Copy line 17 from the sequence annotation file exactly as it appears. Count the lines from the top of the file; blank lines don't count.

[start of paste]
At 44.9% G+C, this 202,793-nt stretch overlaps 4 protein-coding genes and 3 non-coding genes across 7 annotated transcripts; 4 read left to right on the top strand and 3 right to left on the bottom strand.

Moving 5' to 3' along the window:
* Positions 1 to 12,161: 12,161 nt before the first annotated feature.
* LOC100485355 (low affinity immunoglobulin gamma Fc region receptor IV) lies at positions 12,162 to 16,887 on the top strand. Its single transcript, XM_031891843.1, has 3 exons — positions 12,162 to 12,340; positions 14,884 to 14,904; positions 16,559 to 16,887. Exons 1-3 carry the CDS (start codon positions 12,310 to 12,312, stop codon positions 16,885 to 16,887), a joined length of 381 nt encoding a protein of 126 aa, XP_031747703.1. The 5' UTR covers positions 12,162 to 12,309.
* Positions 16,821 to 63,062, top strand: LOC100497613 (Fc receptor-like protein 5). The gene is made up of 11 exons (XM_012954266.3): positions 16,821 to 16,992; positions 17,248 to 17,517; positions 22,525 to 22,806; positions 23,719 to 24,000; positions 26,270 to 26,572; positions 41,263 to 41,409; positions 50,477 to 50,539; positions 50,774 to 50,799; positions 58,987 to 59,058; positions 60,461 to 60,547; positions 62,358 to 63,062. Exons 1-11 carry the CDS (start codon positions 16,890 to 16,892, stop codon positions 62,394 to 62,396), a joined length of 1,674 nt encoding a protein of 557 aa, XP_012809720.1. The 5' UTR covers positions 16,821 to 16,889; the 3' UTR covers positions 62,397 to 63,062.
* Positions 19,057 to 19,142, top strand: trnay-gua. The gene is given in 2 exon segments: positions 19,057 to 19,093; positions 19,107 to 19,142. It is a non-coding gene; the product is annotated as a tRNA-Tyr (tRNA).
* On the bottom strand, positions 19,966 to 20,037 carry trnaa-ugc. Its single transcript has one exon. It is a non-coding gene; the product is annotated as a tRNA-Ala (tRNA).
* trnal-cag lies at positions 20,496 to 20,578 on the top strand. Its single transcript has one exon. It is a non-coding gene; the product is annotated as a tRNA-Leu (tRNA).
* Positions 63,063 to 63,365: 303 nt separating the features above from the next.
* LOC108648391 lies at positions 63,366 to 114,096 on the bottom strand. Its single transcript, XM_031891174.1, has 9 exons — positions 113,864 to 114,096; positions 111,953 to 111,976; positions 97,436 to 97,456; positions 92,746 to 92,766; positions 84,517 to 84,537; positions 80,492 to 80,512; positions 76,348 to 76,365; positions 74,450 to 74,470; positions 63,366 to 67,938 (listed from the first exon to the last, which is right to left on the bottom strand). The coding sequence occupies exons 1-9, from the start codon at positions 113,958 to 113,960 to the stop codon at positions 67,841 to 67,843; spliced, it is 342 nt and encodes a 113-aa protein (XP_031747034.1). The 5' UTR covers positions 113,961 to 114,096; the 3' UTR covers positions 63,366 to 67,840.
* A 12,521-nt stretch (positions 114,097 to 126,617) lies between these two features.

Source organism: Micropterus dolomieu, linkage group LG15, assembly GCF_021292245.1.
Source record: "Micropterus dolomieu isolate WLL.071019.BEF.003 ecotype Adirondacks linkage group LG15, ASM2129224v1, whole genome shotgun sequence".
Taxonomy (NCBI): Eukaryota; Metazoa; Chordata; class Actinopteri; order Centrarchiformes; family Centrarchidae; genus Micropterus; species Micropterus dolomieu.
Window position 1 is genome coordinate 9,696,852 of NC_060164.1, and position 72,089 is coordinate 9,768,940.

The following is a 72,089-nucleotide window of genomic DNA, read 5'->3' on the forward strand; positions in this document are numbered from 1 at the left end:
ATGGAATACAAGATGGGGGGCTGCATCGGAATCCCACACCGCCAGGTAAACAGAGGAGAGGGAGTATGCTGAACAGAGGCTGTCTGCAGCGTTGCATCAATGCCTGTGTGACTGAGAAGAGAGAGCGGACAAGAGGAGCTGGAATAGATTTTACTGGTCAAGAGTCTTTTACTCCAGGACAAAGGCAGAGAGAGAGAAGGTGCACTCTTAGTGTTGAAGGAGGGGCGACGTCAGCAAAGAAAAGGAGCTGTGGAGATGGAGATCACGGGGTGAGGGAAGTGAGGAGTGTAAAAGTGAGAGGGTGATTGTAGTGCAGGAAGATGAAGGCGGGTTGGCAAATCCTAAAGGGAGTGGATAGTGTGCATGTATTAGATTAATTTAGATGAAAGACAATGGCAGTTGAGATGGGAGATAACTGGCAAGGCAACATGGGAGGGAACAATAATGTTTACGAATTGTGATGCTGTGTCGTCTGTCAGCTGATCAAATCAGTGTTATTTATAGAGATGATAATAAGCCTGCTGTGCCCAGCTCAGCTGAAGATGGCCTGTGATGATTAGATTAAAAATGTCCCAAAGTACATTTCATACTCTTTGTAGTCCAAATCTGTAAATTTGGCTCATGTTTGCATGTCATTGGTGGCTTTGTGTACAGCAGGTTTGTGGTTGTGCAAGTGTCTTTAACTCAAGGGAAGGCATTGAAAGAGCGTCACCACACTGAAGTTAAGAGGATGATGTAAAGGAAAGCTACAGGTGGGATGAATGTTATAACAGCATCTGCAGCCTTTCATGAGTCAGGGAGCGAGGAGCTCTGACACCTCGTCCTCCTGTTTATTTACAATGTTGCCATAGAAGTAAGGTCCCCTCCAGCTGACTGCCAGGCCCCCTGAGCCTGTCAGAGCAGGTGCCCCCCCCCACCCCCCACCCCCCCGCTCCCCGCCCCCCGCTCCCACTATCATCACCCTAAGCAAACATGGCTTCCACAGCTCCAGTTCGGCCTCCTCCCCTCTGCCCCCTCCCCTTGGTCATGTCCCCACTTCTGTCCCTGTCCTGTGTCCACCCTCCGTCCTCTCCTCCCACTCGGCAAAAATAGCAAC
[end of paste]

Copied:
ATGGAATACAAGATGGGGGGCTGCATCGGAATCCCACACCGCCAGGTAAACAGAGGAGAGGGAGTATGCTGAACAGAGGCTGTCTGCAGCGTTGCATCAATGCCTGTGTGACTGAGAAGAGAGAGCGGACAAGAGGAGCTGGAATAGATTTTACTGGTCAAGAGTCTTTTACTCCAGGACAAAGGCAGAGAGAGAGAAGGTGCACTCTTAGTGTTGAAGGAGGGGCGACGTCAGCAAAGAAAAGGAGCTGTGGAGATGGAGATCACGGGGTGAGGGAAGTGAGGAGTGTAAAAGTGAGAGGGTGATTGTAGTGCAGGAAGATGAAGGCGGGTTGGCAAATCCTAAAGGGAGTGGATAGTGTGCATGTATTAGATTAATTTAGATGAAAGACAATGGCAGTTGAGATGGGAGATAACTGGCAAGGCAACATGGGAGGGAACAATAATGTTTACGAATTGTGATGCTGTGTCGTCTGTCAGCTGATCAAATCAGTGTTATTTATAGAGATGATAATAAGCCTGCTGTGCCCAGCTCAGCTGAAGATGGCCTGTGATGATTAGATTAAAAATGTCCCAAAGTACATTTCATACTCTTTGTAGTCCAAATCTGTAAATTTGGCTCATGTTTGCATGTCATTGGTGGCTTTGTGTACAGCAGGTTTGTGGTTGTGCAAGTGTCTTTAACTCAAGGGAAGGCATTGAAAGAGCGTCACCACACTGAAGTTAAGAGGATGATGTAAAGGAAAGCTACAGGTGGGATGAATGTTATAACAGCATCTGCAGCCTTTCATGAGTCAGGGAGCGAGGAGCTCTGACACCTCGTCCTCCTGTTTATTTACAATGTTGCCATAGAAGTAAGGTCCCCTCCAGCTGACTGCCAGGCCCCCTGAGCCTGTCAGAGCAGGTGCCCCCCCCCACCCCCCACCCCCCCGCTCCCCGCCCCCCGCTCCCACTATCATCACCCTAAGCAAACATGGCTTCCACAGCTCCAGTTCGGCCTCCTCCCCTCTGCCCCCTCCCCTTGGTCATGTCCCCACTTCTGTCCCTGTCCTGTGTCCACCCTCCGTCCTCTCCTCCCACTCGGCAAAAATAGCAAC